Friday, November 5, 2004
UK freshman Woodyard a bright spot
Stepping up after move from safety to linebacker
By Murray Evans
The Associated Press
LEXINGTON, Ky. - It would be easy to understand if Wesley Woodyard felt a little overwhelmed.
Like any other freshman, he's still making the adjustment to college life. Because of Kentucky's depth issues, Woodyard has been asked not only to contribute, but to start for a struggling football team in the rough-and-tumble Southeastern Conference.
To top it off, Woodyard has endured two position changes since his arrival at Kentucky. He's back at linebacker now as the Wildcats (1-7, 0-5 SEC) prepare to host No. 8 Georgia (7-1, 5-1) on Saturday.
"My head has stopped spinning a little bit, but every week, there's something new that you have to be willing to learn," Woodyard said.
A linebacker in high school at La Grange, Ga., Kentucky coaches recruited the 6-foot-1, 200-pound Woodyard with designs of turning him into a safety. When Woodyard signed, Kentucky coach Rich Brooks said Woodyard and fellow freshman Marcus McClinton were the best safeties he had ever signed in one class.
Woodyard quickly worked into the rotation at safety, but soon Kentucky needed a productive inside linebacker. He made the move five games into the season and broke into the starting lineup three weeks ago against South Carolina. He enters Saturday's game with 26 tackles.
Woodyard is the type of player Kentucky needs to continue to recruit to become competitive in the SEC, Brooks said. Woodyard thinks it wouldn't hurt if two of his former La Grange teammates whom the Wildcats are recruiting - defensive end Braxton Kelley and wide receiver Demoreo Ford - join him at Kentucky.
"We want to get guys up here who want to win," Woodyard said.
While noting Woodyard has made his share of mistakes - including a late hit in a loss to Alabama that kept a Crimson Tide scoring drive alive - Brooks has praised his willingness to play linebacker despite being somewhat undersized.
"The thing he brings to the linebacker position is he's a guy who can make a mistake and still come back the other way and make a tackle because of his speed," Brooks said. "He's inexperienced and undersized, weight-wise, but the bottom line is he brings a lot of energy to the position.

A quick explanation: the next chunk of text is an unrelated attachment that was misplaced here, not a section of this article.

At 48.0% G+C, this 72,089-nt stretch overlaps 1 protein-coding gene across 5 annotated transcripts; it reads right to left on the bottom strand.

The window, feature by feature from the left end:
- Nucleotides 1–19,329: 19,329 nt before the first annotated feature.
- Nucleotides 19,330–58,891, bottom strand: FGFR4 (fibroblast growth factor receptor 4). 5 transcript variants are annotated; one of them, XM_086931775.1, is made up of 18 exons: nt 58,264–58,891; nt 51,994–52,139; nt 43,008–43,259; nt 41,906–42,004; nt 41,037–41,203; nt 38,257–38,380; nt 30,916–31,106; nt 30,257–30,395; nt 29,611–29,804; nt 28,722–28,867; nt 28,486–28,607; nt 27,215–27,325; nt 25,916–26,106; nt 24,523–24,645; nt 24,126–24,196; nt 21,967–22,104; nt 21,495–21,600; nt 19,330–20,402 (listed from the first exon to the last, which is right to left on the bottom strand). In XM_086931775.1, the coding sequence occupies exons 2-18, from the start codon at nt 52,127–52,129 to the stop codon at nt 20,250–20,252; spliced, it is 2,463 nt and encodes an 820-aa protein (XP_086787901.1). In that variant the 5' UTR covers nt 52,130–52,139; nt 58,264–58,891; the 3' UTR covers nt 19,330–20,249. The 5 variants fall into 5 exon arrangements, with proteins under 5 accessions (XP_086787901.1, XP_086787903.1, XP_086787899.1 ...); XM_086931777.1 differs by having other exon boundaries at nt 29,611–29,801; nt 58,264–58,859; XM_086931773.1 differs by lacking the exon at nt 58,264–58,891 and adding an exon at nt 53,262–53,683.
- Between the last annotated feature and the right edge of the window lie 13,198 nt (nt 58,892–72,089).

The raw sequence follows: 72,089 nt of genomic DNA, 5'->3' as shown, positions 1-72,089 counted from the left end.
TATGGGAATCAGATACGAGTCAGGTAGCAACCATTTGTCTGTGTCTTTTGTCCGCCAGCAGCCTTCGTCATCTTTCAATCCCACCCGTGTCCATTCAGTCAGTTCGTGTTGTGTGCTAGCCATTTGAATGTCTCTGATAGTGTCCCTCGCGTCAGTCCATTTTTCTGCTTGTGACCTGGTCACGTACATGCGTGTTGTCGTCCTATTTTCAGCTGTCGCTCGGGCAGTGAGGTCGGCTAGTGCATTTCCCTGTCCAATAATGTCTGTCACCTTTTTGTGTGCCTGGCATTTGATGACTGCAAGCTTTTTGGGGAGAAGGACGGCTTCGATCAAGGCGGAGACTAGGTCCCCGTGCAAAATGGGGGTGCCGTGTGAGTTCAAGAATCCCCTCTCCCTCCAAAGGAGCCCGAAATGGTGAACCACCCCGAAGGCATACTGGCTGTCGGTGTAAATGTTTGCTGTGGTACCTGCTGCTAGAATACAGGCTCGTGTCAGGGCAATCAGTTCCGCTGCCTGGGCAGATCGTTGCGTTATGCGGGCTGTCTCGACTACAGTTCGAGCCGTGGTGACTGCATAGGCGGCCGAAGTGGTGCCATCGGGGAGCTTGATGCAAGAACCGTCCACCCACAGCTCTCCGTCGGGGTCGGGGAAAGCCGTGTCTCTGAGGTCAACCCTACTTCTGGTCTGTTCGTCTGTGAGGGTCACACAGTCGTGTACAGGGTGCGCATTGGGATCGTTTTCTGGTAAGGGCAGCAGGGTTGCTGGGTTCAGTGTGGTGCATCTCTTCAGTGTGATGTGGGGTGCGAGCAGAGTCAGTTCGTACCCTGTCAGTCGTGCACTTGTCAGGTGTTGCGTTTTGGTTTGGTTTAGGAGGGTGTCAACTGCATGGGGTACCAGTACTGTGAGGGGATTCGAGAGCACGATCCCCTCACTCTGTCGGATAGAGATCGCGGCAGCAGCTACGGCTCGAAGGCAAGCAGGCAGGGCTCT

"We get him in there now where he'll learn to play linebacker, and then next year when he gets bigger and stronger, he'll be the real deal."
Junior Jon Sumrall, the other starting inside linebacker, agrees with that assessment and said he wouldn't be surprised if Woodyard someday plays in the NFL.
"I'd go into battle with Wes any day of the week, because he'll bring it," Sumrall said. "He's a quality, quality football player. He likes to come up and hit, and he's not a small guy who's soft. He's a guy that's wired to come hit you."
Woodyard said the toughest part of changing positions is the footwork. Linebackers mostly move forward, while safeties often run backward.
"Coming into college, I was used to going forward," Woodyard said. "Then I had to get used to backpedaling, then I had to get used again to coming forward to the line. It's been sort of a crazy switch, but I love it."
Despite a successful high school career, during which La Grange won two Class AAA state titles and Woodyard received AAA state defensive player of the year honors, neither Georgia nor Georgia Tech seriously recruited Woodyard, he said. He hasn't forgotten, but like everything else, he talks about it with a smile on his face.
"When we play them, I'm going to make it my business to make them pay for it," he said. "I grew up a Georgia fan, but after I visited Kentucky, I wasn't focused on any other school."
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